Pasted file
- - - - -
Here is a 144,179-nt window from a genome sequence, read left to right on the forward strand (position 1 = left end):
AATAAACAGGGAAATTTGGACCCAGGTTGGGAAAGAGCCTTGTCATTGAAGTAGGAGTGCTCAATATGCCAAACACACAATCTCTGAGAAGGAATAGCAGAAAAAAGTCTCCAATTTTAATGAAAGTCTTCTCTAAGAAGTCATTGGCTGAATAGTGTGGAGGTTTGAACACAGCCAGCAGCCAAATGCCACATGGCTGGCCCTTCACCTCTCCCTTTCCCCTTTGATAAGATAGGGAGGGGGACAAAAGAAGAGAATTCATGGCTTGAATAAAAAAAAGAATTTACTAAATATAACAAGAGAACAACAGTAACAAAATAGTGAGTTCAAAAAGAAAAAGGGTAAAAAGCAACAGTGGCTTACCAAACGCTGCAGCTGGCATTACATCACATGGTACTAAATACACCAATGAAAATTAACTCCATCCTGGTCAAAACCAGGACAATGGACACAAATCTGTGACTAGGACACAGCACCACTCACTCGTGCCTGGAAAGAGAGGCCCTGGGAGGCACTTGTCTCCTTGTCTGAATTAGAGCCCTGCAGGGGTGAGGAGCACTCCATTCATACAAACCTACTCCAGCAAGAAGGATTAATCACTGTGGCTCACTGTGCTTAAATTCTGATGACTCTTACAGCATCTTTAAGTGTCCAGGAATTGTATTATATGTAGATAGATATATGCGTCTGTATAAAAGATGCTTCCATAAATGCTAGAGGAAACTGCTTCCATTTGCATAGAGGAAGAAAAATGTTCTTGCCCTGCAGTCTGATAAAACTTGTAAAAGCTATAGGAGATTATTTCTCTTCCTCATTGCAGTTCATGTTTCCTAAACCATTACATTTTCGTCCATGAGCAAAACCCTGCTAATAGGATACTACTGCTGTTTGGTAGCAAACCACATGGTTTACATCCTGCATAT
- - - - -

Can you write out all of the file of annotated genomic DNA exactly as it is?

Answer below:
Here is a 144,179-nt window from a genome sequence, read left to right on the forward strand (position 1 = left end):
AATAAACAGGGAAATTTGGACCCAGGTTGGGAAAGAGCCTTGTCATTGAAGTAGGAGTGCTCAATATGCCAAACACACAATCTCTGAGAAGGAATAGCAGAAAAAAGTCTCCAATTTTAATGAAAGTCTTCTCTAAGAAGTCATTGGCTGAATAGTGTGGAGGTTTGAACACAGCCAGCAGCCAAATGCCACATGGCTGGCCCTTCACCTCTCCCTTTCCCCTTTGATAAGATAGGGAGGGGGACAAAAGAAGAGAATTCATGGCTTGAATAAAAAAAAGAATTTACTAAATATAACAAGAGAACAACAGTAACAAAATAGTGAGTTCAAAAAGAAAAAGGGTAAAAAGCAACAGTGGCTTACCAAACGCTGCAGCTGGCATTACATCACATGGTACTAAATACACCAATGAAAATTAACTCCATCCTGGTCAAAACCAGGACAATGGACACAAATCTGTGACTAGGACACAGCACCACTCACTCGTGCCTGGAAAGAGAGGCCCTGGGAGGCACTTGTCTCCTTGTCTGAATTAGAGCCCTGCAGGGGTGAGGAGCACTCCATTCATACAAACCTACTCCAGCAAGAAGGATTAATCACTGTGGCTCACTGTGCTTAAATTCTGATGACTCTTACAGCATCTTTAAGTGTCCAGGAATTGTATTATATGTAGATAGATATATGCGTCTGTATAAAAGATGCTTCCATAAATGCTAGAGGAAACTGCTTCCATTTGCATAGAGGAAGAAAAATGTTCTTGCCCTGCAGTCTGATAAAACTTGTAAAAGCTATAGGAGATTATTTCTCTTCCTCATTGCAGTTCATGTTTCCTAAACCATTACATTTTCGTCCATGAGCAAAACCCTGCTAATAGGATACTACTGCTGTTTGGTAGCAAACCACATGGTTTACATCCTGCATAT